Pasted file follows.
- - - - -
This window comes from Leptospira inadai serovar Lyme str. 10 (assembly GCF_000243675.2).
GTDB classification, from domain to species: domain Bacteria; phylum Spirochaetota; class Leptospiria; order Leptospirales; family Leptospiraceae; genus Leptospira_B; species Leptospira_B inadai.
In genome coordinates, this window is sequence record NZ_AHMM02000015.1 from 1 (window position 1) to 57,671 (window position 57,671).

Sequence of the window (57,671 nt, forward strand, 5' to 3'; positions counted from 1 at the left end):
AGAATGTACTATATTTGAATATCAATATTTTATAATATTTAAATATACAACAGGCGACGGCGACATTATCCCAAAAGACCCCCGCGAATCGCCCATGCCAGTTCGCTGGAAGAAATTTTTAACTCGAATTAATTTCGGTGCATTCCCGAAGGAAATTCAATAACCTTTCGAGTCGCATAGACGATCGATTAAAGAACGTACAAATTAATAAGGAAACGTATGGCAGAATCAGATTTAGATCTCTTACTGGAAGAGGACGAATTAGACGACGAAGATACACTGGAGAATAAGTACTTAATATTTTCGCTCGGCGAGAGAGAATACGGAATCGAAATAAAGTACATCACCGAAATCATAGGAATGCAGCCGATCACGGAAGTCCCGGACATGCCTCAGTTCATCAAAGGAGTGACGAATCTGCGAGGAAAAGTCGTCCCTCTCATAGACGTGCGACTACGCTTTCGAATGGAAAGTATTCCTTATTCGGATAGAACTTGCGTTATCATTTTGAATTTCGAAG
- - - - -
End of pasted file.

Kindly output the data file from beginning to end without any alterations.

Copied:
This window comes from Leptospira inadai serovar Lyme str. 10 (assembly GCF_000243675.2).
GTDB classification, from domain to species: domain Bacteria; phylum Spirochaetota; class Leptospiria; order Leptospirales; family Leptospiraceae; genus Leptospira_B; species Leptospira_B inadai.
In genome coordinates, this window is sequence record NZ_AHMM02000015.1 from 1 (window position 1) to 57,671 (window position 57,671).

Sequence of the window (57,671 nt, forward strand, 5' to 3'; positions counted from 1 at the left end):
AGAATGTACTATATTTGAATATCAATATTTTATAATATTTAAATATACAACAGGCGACGGCGACATTATCCCAAAAGACCCCCGCGAATCGCCCATGCCAGTTCGCTGGAAGAAATTTTTAACTCGAATTAATTTCGGTGCATTCCCGAAGGAAATTCAATAACCTTTCGAGTCGCATAGACGATCGATTAAAGAACGTACAAATTAATAAGGAAACGTATGGCAGAATCAGATTTAGATCTCTTACTGGAAGAGGACGAATTAGACGACGAAGATACACTGGAGAATAAGTACTTAATATTTTCGCTCGGCGAGAGAGAATACGGAATCGAAATAAAGTACATCACCGAAATCATAGGAATGCAGCCGATCACGGAAGTCCCGGACATGCCTCAGTTCATCAAAGGAGTGACGAATCTGCGAGGAAAAGTCGTCCCTCTCATAGACGTGCGACTACGCTTTCGAATGGAAAGTATTCCTTATTCGGATAGAACTTGCGTTATCATTTTGAATTTCGAAG